The last few weeks have seen a raft of new investor-state arbitrations under the Energy Charter Treaty (ECT), including the first known investor-state claim against the European Union (EU) itself. These claims largely arise from policy decisions by governments of signatory states as they seek to move away from fossil fuels and toward renewable sources of energy. Globally, such policy decisions are likely to continue and to go further in the years ahead, which, in turn, may result in more such claims both under the ECT and under other treaties. It is to be expected that many governments worldwide will take account of this in formulating policy and that investors in both traditional energy and renewable assets will have an eye to the protections that treaties may offer.
The most recently filed claim is by a group of German investors (VM Solar Jerez and others) against Spain in relation to the roll back of its renewable energy policies. Spain currently faces over 40 similar claims relating to these reforms. Next is a claim by three Austrian companies (Strabag and two of its subsidiaries, Erste Nordsee-Offshore Holding and Zweite Nordsee-Offshore Holding) against Germany relating to a change to Germany’s renewables incentives regime.
A German company called Uniper has put the Netherlands on notice of a possible claim in relation to its coal-fired power plant and recently introduced legislation that would ban coal burning by 2030.
Finally, Nord Stream 2, a Swiss-incorporated entity wholly owned by Gazprom, has commenced proceedings under the ECT against the EU in relation to amendments to the EU’s Gas Directive, and the effect that it will have on Nord Stream 2’s pipeline which is under construction. This claim is somewhat different to the other ECT claims as it does not relate to renewable energy sources but to changes to the legislation governing natural gas transportation and trade within the EU. Nord Stream 2 alleges that the amendments create discriminatory measures between gas infrastructure projects. Article 36 of the Gas Directive provides certain exemptions for future projects for which the investment risk has not yet been undertaken and Article 49a provides for a derogation to certain EU Rules on third party access, tariff regulation and ownership unbundling for projects completed prior to May 23, 2019. Nord Stream 2 argues that it falls into neither of these categories because the investment risk has already been taken, but the project has not been completed, and therefore its exclusion from the exemptions is discriminatory and disproportionate.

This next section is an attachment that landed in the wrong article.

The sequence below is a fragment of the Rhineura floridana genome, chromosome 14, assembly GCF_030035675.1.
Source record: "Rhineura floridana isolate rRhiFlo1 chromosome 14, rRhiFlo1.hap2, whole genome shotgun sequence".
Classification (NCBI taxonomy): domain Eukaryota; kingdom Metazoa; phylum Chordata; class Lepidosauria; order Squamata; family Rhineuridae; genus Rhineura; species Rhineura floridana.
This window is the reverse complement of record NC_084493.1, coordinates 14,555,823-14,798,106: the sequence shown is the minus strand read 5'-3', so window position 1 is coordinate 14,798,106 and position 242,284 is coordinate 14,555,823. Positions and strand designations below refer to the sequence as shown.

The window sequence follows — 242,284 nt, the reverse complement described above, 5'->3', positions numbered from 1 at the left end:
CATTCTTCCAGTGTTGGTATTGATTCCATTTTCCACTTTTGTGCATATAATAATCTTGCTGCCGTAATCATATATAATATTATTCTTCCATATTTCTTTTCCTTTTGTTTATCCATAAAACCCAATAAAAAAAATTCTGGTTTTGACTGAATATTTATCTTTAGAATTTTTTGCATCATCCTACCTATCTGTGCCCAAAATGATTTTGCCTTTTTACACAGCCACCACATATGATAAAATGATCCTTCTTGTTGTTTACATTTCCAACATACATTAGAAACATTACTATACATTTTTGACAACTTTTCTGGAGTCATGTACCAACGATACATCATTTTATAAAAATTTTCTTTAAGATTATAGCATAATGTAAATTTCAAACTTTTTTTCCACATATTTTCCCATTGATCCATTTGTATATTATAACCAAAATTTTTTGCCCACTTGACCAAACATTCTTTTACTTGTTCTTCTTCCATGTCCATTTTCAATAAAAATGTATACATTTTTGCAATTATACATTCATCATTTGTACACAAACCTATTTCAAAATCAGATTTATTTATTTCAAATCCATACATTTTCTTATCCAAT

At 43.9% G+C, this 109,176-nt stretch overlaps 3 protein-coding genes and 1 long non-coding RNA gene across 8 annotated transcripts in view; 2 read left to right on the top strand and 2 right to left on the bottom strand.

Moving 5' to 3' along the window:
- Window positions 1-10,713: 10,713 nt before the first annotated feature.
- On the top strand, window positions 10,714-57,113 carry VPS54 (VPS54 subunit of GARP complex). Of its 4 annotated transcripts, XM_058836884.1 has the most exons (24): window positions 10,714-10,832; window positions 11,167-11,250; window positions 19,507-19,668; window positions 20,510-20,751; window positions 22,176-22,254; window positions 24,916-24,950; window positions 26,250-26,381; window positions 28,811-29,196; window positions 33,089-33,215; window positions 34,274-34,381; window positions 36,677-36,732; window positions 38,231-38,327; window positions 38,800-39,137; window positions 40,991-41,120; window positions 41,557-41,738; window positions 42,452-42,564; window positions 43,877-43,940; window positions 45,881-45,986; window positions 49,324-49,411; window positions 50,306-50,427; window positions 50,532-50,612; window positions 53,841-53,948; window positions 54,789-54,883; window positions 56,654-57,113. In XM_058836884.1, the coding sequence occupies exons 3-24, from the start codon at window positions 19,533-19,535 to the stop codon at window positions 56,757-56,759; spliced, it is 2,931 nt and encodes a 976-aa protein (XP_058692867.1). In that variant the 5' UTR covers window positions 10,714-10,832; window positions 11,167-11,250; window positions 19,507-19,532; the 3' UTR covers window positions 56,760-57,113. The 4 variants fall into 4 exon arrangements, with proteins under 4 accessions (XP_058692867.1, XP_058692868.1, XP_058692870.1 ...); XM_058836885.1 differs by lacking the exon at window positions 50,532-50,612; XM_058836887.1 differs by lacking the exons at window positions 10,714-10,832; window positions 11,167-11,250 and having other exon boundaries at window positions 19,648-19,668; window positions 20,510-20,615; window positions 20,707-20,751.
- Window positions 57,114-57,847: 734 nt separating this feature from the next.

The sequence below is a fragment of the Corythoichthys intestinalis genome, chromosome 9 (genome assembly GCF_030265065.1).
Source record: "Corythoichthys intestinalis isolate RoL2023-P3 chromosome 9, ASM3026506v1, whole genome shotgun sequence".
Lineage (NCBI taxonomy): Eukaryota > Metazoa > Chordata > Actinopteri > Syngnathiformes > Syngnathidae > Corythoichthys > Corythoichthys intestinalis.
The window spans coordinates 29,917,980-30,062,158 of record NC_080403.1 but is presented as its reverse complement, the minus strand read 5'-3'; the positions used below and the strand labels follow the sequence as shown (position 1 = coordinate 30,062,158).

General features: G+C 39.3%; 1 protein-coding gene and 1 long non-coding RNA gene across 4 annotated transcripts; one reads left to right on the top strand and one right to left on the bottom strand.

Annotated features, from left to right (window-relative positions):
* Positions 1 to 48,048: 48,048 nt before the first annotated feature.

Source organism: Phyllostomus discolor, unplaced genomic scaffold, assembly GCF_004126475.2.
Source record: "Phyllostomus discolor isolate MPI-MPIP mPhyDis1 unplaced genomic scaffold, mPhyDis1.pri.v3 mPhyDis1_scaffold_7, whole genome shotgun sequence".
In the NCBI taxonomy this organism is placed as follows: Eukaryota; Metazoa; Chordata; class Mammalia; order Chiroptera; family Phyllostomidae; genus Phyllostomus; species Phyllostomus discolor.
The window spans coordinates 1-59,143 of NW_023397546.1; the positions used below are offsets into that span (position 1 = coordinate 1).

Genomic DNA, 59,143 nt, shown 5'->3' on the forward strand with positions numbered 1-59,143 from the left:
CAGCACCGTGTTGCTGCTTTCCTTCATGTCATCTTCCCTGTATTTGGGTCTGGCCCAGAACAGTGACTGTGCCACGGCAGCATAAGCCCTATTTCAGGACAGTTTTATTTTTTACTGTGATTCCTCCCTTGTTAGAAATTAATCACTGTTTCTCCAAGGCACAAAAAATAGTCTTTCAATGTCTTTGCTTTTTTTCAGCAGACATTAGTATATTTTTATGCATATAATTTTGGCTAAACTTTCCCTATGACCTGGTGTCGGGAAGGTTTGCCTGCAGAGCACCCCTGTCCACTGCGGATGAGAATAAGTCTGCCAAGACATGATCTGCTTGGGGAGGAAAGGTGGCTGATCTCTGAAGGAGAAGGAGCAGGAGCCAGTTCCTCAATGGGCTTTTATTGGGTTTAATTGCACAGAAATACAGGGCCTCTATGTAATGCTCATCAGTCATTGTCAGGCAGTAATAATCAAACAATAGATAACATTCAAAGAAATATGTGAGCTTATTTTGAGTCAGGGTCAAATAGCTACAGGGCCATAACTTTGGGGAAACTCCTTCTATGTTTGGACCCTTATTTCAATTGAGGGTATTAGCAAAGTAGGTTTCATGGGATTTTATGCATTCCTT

The ECT is a multilateral investment agreement, which provides protections to certain investments of investors, including fair and equitable treatment and protection against discriminatory measures and unlawful expropriation. Investors may bring claims under the International Centre for Settlement of Investment Disputes (ICSID) Rules, the United Nations Commission on International Trade Law (UNCITRAL) Rules or the Stockholm Chamber of Commerce (SCC) Rules. The EU is a signatory to the ECT as well as almost all EU member states and several other countries.
The merits of Nord Stream 2’s claim against EU must be seen in light of the 2018 decision of the Court of Justice of the EU (CJEU) in Slovak Republic v Achmea BV, in which the CJEU held that investor state provisions in bilateral investment treaties as between EU member states are incompatible with EU law and therefore have no effect. EU member states have been quick to bring challenges to bilateral investment treaty (BIT) and ECT cases on this basis, but so far no tribunal has followed the decision in Achmea. The EU Commission has published guidance stating that the Achmea decision is also relevant for the application of the ECT as between EU member states. Although there is no guidance yet on the application of the ECT as between investors and the EU itself, it is likely that the EU would not consider itself bound by the investor-state dispute resolution provisions of the ECT.
It is interesting to note the different ways in which investors are using the ECT to protect their investments. While the claims against Spain and Germany relate to changes in the renewable energy policies in those countries and have been brought by renewable energy companies, the claim and prospective claim by Uniper and Nord Stream 2 are brought by traditional energy companies, who are challenging legislative efforts to become more green. As more states enact legislation aimed at reducing reliance on fossil fuels and change incentive programs for renewable energy providers, we can expect to see more claims from energy companies in the coming months and years.
Meanwhile, as the number of claims under the ECT increases, the ECT Secretariat has just released a set of policy options for modernization of the ECT. These include comments from the EU as well as other individual members. Amongst other things, the EU called for the ECT to support climate change and clean energy transition goals.